It's a tough real estate market out there in New York. It’s a series of tough decisions, difficult choices and commitment. It’s a web of Craigslist ads, Gypsy Housing and friend-of-a-friend recommendations.

I’m back in that world right now, and in just a few short months I had forgotten what a trek it can be.

For the newcomer to New York, there is no warning about how tough it is to find an apartment. My introductory rigmarole started with about 9,000 apartment viewings, some with Hasidic Jews who were practically forbidden from looking at women which made the entire experience completely bizarre. In fact, four female friends of mine rented a place in Bed-Stuy in Brooklyn from a family of Hasidics and had to invite one of our male friends over just so the deal could be sealed with members of both sides actually making eye contact.

I eventually found somewhere within budget and within transit limitations that had been completely stripped bare. No paint, no carpets, no furniture.

But the landlord assured me it would be livable in three weeks so I signed the dotted line, mailed my aunt in California to sign on as a guarantor – a title that was not in my rental vocabulary until that point in time – got my roommate to hand over a double-deposit to compensate for her lack of a guarantor and hauled myself to IKEA.

I had moved to New York with all of my savings, hoping they would get me through two or three months. Within four weeks it was all gone, primarily on securing and furnishing an abode. And yet, I was assured that this was normal.

So why hadn’t anyone warned me? It’s now the FIRST thing that I tell people before they move over here.

Back then, I was moving in with one of my best friends who I had already lived with for two years. We knew each other inside out and it was the least stressful experience of all time.

However, since coming back to New York earlier this year, I’ve been thrown into the dark and scary territory that is sub-letting.

Initially unsure of how long I would be staying in the city this time around, I was reluctant to sign onto a 12 month lease and sub-letting seemed the best way to go. This time around, I was lucky. Incredibly lucky.

I found the perfect place, the perfect timeline, perfect budget and perfect roommates. I’m already devastated to be leaving them and their beautiful apartment on June 1. But I haven’t always been that lucky.

Nearly four years ago in Dublin I rented a small but superb apartment in Temple Bar. I was just out of college and had grown accustomed to living in Trinity College so was entirely unwilling to live any further out of the city than absolutely necessary.

I found this place with my most amazing friend who would turn off all the lights, push back the furniture and demand that we dance to Madonna’s greatest hits in the dark. And then after just four months he abandoned me to go on a whirlwind African adventure. I had to find a sub-letter.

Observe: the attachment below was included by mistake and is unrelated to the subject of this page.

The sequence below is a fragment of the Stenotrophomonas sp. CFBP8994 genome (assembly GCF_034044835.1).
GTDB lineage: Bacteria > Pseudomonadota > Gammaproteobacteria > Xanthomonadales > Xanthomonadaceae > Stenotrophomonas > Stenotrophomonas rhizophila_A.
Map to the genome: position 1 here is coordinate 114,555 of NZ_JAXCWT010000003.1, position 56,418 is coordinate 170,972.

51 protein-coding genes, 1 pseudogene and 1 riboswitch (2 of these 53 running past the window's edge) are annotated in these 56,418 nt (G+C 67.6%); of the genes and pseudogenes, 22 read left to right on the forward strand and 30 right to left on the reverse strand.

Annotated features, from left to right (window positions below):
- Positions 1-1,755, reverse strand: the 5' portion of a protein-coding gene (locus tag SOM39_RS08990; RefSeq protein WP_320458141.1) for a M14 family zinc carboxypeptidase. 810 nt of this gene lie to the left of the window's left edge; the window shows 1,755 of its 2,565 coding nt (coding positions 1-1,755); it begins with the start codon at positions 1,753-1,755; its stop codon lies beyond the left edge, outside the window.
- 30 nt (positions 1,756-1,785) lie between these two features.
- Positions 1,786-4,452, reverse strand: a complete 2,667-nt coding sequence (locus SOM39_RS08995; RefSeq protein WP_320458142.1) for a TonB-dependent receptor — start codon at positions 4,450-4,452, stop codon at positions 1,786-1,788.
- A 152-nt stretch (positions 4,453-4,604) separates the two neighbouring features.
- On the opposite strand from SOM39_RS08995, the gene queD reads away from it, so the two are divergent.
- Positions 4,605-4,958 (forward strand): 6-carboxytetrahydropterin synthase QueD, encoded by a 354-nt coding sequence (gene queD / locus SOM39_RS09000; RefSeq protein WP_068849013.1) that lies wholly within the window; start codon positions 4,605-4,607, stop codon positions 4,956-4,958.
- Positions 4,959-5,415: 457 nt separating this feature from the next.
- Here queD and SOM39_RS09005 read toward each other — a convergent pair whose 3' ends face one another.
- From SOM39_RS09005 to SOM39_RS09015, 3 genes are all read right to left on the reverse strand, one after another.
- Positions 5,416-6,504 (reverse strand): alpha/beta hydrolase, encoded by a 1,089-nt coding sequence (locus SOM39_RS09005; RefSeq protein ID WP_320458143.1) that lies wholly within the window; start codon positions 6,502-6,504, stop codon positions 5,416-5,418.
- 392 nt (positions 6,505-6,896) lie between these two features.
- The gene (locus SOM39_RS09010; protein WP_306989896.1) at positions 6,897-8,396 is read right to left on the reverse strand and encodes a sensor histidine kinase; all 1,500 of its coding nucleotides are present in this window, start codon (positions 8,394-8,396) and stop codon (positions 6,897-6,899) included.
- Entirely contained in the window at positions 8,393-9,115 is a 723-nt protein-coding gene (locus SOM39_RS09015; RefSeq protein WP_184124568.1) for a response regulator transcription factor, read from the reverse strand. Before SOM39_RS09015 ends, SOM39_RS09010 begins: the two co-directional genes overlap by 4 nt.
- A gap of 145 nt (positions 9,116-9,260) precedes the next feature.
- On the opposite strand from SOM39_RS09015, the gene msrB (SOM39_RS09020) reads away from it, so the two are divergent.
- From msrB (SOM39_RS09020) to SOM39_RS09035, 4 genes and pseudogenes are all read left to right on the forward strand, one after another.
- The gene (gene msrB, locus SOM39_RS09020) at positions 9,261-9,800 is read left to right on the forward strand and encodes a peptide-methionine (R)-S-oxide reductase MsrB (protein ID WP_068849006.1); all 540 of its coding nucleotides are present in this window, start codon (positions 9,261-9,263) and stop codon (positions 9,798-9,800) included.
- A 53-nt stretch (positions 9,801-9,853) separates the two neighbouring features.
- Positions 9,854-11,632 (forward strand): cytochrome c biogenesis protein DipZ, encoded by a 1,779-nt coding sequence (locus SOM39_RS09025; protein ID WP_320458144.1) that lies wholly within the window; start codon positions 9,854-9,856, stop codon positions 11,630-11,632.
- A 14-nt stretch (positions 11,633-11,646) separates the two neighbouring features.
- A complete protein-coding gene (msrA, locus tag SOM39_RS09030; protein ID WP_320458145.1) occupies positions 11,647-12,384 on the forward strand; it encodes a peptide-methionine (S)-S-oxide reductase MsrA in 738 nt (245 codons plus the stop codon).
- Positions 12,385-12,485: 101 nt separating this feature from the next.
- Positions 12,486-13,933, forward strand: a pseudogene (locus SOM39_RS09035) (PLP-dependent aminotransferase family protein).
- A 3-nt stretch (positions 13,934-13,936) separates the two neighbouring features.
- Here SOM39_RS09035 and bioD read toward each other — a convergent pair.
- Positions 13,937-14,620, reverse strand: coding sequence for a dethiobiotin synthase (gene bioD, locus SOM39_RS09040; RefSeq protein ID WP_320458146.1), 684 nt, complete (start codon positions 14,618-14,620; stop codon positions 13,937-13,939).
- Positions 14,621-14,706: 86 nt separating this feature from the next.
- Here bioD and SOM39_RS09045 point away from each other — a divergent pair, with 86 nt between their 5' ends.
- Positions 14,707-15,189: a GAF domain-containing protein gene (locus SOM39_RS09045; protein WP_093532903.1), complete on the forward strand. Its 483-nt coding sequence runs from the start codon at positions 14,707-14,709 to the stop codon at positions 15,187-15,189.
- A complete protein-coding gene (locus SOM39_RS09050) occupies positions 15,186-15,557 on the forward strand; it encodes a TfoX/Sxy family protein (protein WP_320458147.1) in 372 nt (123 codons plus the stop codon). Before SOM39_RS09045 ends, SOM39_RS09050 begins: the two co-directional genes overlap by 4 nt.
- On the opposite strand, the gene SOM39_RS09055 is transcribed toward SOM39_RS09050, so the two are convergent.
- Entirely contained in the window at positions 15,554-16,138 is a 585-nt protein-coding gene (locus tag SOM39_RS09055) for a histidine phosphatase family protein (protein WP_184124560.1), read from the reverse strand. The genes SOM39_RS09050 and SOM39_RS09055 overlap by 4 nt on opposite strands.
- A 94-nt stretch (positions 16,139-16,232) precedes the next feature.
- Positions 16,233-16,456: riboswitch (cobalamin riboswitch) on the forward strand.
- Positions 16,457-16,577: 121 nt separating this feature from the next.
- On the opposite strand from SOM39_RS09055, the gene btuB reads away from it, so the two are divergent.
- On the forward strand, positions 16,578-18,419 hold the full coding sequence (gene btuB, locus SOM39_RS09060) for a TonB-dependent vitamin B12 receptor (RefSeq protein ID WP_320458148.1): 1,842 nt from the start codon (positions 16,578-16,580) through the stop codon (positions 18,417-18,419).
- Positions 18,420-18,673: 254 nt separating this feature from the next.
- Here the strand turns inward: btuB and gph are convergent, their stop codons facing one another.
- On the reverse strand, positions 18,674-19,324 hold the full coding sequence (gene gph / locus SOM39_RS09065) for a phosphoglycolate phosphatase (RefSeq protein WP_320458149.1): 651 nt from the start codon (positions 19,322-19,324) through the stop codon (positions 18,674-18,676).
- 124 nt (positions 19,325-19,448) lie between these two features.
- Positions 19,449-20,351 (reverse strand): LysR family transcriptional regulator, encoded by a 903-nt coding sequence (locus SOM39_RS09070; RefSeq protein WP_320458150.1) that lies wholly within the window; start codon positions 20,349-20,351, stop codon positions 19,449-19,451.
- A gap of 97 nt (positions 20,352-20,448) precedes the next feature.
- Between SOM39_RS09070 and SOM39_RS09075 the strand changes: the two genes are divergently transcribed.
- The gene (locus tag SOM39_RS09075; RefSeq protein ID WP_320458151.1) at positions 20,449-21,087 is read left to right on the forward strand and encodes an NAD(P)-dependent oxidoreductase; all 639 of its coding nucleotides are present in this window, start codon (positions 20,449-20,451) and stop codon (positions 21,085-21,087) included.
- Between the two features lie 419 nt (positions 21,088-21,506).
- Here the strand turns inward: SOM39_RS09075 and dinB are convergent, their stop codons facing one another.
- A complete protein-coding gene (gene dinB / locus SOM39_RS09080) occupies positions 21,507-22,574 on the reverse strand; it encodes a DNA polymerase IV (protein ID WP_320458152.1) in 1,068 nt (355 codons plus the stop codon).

Like an idiot, I took the friend-of-a-friend recommendation. He drank red wine and loved to read. It looked like a match made in heaven and I couldn’t wait to meet him but oh, how descriptions can be deceiving.

Within 24 hours he had removed 90 percent of the furnishings from his bedroom, including the curtains and bedclothes. All that remained was a salt crystal lamp. It was like a scene from Criminal Minds -- an easy post-homicide clean up.

I came home from work on day two to a mind-bending smell of bleach. Staggering into the living room, I found him scrubbing the walls with a bucket of watered down bleach. I stared in awe as he cheerily remarked, “Don’t worry, this is just me!” Oh, how I worried.

His habits baffled and disturbed me. He was up at 6 a.m. reading The Economist and The Financial Times while listening to political radio before going for a run and making an intensely milky banana milkshake.

I would find him in the evenings smoking a cigar. He rarely wore more than boxer shorts. He often stretched in the kitchen and would hug me while I brushed my teeth.

It all came to a head when one day he sat me down in our living room and lectured me about why I only had an undergraduate degree and that by waitressing I was wasting my life. It wasn’t long afterwards that he decided to move out.

Another friend came to the rescue as my second sub-letter on that lease, and he was full of spontaneous surprises like Art Day and cooking for me when I forgot to feed myself and helping me to bury my hamster when he died because I forgot to feed him too. I needed a friend who would take care of me, not bleach my walls and criticize my life choices.

I was 22. My needs, thankfully, have since changed.

Needless to say, I was somewhat apprehensive throwing myself into the subletting pool over here. I am going to view some places this week and have carefully combed through Craigslist’s finest making sure to only respond to ads with photos, correct spelling, full addresses and absolute no use of CAPS or excessive exclamation points!!!!

You learn things pretty quickly. Anyone who says they’re not anal about cleaning is definitely anal about cleaning.

Anyone whose pet cat is “very friendly” will actually try and scratch your eyes out as you sleep. Anything “snug,” “cozy” or “full of character” is miniscule and probably lacking fresh oxygen.

My application letters have been carefully constructed to portray enough of my personality to let people know that I’m not a sociopath or a wall-bleacher, but not giving too much away so that they can’t tell straight away how much talking, late-night snacking and showering I’ll be doing. A girl’s got to put her best foot forward.

I hope none of my prospective roomies are reading this right now. Wish me luck.